“Very few in Congress are questioning how the U.S. can afford to spend $7.5 trillion on the military.”
By Jake Johnson
Common Dreams (4/19/19)
Pentagon spending is on track to grow significantly for the fifth consecutive year, but “very few in Congress are questioning” how the U.S. can afford it.
That’s according to the Washington Post‘s Jeff Stein and Aaron Gregg, who reported Thursday that “the United States is expected to spend more on its military in 2020 than at any point since World War II, except for a handful of years at the height of the Iraq War.”
In his 2020 budget request, Trump called for $750 billion in Pentagon spending. Democrats countered with a $733 billion offer, which would still represent a substantial increase over the Pentagon’s 2019 budget.
Either number would bring U.S. military spending to “near-historic highs,” according to the Post.
“Earlier this year, the Congressional Budget Office projected the United States would spend more than $7 trillion on defense over the next decade,” the Post reported, “which is in line with both the White House’s and House Democrats’ budget plans.”
As Stein noted on Twitter, only a few progressive lawmakers are asking how the United States can afford such spending—a question frequently raised about bold progressive policies.
Consumer advocacy group Public Citizen tweeted that the “establishment says we can’t afford” Medicare for All and the Green New Deal, but apparently has “unlimited” funds for the military.
Silence of dem leadership
As Common Dreams reported, Democratic leaders such as House Speaker Nancy Pelosi (D-Calif.) and DCCC chair Cheri Bustos (D-Ill.) have both raised alarm about Medicare for All’s supposedly high “price tag”—but neither have raised similar alarm about soaring military spending.
Members of the Congressional Progressive Caucus (CPC) are among the few speaking out against bipartisan efforts to raise military spending.
In response to the Post‘s reporting, the CPC tweeted, “We are spending way, way, way, way too much money on the Pentagon.”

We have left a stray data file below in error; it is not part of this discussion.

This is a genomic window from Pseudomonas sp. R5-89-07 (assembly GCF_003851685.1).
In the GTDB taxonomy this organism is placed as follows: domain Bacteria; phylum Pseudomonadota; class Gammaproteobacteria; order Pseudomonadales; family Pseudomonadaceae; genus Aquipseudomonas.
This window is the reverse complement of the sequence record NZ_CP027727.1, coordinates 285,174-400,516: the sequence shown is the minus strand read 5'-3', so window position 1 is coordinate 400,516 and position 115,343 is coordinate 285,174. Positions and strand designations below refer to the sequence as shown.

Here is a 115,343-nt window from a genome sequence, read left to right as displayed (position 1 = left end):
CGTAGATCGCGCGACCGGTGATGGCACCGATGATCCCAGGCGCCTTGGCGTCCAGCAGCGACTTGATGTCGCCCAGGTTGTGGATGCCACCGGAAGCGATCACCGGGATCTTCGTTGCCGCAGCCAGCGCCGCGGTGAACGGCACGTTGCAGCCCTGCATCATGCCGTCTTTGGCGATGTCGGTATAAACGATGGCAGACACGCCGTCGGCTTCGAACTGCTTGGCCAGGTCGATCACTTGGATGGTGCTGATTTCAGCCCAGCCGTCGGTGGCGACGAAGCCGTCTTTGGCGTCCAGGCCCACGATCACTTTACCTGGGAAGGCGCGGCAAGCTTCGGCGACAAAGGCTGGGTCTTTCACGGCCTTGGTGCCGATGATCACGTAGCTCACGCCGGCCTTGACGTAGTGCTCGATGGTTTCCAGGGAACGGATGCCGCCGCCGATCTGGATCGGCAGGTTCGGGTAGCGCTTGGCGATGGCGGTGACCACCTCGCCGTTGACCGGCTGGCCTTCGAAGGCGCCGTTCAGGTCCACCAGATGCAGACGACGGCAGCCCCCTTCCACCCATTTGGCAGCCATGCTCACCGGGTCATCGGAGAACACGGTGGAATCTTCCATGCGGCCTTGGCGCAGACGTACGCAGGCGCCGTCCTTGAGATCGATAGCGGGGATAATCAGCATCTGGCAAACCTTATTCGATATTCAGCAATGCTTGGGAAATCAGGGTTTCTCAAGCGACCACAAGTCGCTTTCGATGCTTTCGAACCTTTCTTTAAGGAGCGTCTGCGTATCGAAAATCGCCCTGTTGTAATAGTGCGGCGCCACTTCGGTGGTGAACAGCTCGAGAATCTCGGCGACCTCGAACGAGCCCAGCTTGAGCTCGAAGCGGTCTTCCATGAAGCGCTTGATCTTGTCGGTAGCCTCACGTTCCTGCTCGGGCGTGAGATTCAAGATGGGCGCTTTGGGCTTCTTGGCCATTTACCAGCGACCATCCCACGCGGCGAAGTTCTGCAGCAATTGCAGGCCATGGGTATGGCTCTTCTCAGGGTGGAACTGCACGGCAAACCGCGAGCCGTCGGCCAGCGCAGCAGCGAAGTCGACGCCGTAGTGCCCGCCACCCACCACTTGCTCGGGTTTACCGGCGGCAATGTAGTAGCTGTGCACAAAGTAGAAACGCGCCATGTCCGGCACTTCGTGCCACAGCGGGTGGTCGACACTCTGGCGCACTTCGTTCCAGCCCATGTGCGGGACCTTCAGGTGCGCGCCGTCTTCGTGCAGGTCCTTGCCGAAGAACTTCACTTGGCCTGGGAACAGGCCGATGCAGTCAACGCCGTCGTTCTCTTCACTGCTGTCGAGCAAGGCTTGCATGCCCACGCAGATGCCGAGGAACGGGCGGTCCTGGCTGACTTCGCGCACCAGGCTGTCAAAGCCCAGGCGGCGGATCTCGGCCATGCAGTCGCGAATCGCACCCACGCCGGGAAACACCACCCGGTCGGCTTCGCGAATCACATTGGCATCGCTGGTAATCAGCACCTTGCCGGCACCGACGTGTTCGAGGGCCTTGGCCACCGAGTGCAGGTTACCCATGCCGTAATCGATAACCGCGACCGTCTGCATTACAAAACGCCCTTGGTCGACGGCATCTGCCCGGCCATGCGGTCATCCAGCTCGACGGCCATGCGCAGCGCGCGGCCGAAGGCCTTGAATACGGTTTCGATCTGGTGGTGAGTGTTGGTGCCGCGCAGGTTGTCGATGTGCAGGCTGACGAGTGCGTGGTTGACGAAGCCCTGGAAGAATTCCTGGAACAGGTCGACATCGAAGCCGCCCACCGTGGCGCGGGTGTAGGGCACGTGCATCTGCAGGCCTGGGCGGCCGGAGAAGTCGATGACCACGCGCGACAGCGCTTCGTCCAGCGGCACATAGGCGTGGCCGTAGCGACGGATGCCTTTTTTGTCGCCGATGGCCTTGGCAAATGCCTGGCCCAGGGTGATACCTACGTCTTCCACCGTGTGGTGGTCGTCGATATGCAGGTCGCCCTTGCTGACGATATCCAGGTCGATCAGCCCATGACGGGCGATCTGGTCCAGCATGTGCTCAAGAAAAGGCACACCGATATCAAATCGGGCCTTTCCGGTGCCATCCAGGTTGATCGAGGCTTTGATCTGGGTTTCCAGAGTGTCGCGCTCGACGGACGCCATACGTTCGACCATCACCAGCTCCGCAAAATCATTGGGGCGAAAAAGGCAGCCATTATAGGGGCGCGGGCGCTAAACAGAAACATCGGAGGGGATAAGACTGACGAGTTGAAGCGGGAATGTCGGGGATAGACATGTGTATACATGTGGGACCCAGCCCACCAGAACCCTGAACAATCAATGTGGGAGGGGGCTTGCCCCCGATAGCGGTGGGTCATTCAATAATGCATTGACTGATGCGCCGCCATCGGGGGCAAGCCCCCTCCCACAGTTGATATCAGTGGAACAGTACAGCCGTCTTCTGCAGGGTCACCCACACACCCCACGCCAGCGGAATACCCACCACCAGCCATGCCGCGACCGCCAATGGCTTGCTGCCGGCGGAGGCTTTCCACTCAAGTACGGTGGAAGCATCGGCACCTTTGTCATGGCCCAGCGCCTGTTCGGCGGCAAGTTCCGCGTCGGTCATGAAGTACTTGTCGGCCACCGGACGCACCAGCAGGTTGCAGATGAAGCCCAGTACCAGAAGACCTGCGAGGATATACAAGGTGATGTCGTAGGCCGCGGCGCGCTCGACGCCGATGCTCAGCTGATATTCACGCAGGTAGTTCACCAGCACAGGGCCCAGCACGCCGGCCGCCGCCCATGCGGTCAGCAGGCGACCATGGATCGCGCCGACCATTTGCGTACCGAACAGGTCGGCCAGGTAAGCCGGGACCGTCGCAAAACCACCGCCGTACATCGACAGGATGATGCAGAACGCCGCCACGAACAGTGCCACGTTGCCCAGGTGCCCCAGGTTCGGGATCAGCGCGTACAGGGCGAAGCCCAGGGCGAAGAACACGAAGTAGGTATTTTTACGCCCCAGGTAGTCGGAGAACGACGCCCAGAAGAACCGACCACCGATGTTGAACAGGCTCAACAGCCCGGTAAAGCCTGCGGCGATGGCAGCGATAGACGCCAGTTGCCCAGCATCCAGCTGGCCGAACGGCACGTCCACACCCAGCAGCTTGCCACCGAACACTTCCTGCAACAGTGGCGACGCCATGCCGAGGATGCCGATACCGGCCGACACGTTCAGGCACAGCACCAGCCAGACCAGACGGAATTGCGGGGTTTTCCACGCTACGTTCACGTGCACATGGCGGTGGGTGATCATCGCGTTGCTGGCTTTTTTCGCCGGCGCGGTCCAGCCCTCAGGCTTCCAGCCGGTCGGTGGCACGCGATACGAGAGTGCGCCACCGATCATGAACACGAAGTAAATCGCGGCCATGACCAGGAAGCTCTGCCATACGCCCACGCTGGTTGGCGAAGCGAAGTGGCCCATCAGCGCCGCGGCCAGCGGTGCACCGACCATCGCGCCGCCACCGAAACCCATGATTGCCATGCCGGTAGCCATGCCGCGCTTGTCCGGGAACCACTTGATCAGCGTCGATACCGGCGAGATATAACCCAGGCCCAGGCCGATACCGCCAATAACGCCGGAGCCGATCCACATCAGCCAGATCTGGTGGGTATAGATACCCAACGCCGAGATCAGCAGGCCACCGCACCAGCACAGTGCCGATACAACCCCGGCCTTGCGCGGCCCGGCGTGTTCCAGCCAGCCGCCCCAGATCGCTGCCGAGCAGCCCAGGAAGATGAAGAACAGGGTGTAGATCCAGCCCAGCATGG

As Common Dreams reported earlier this month, the CPC revolted against House Democratic leaders’ Pentagon spending request and forced the party to cancel a vote on their sweeping 2020 budget measure.
Progressives demanded an increase in domestic social spending in line with the Pentagon’s budget.
“We need to prioritize our communities, not our military spending,” tweeted Rep. Pramila Jayapal (D-Wash.), co-chair of the CPC. “Progressives aren’t backing down from this fight.”
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Nearly 100,000 Pentagon Whistleblower Complaints Have Been Silenced
This madness stems from the fact that the Pentagon has a standard operating procedure of simply making up numbers to fill their books—which for normal human beings is termed “fraud.”
By Lee Camp
I don’t know if I’d have the nerve to be a whistleblower. I’d like to think I would. We all like to think we would, just like we all like to think we could catch the game-winning touchdown, triumph on “America’s Got Talent,” and fold a fitted sheet quickly and without cursing.
But to blow the whistle on a huge organization with a lot of power, likely drawing that power to come crashing down on your head—that takes some serious spine-age. Now, imagine the organization you’re calling out is arguably the largest, most powerful, most secretive and most violent organization on planet Earth. I’m speaking, of course, of the U.S. Department of Defense.
Yet thousands, even tens of thousands, of people have taken that step over the past five years. (More on this in a moment.)
All the while our organized human murder machine continues its work around the world. Every day. Every hour. Never a moment of rest. Never pausing to clip their toenails or scratch their ass. Bombs dropped. Buildings blown up. People killed or imprisoned. No end in sight.
By the way, that’s the term I like to use instead of “military”—Organized Human Murder Machine. …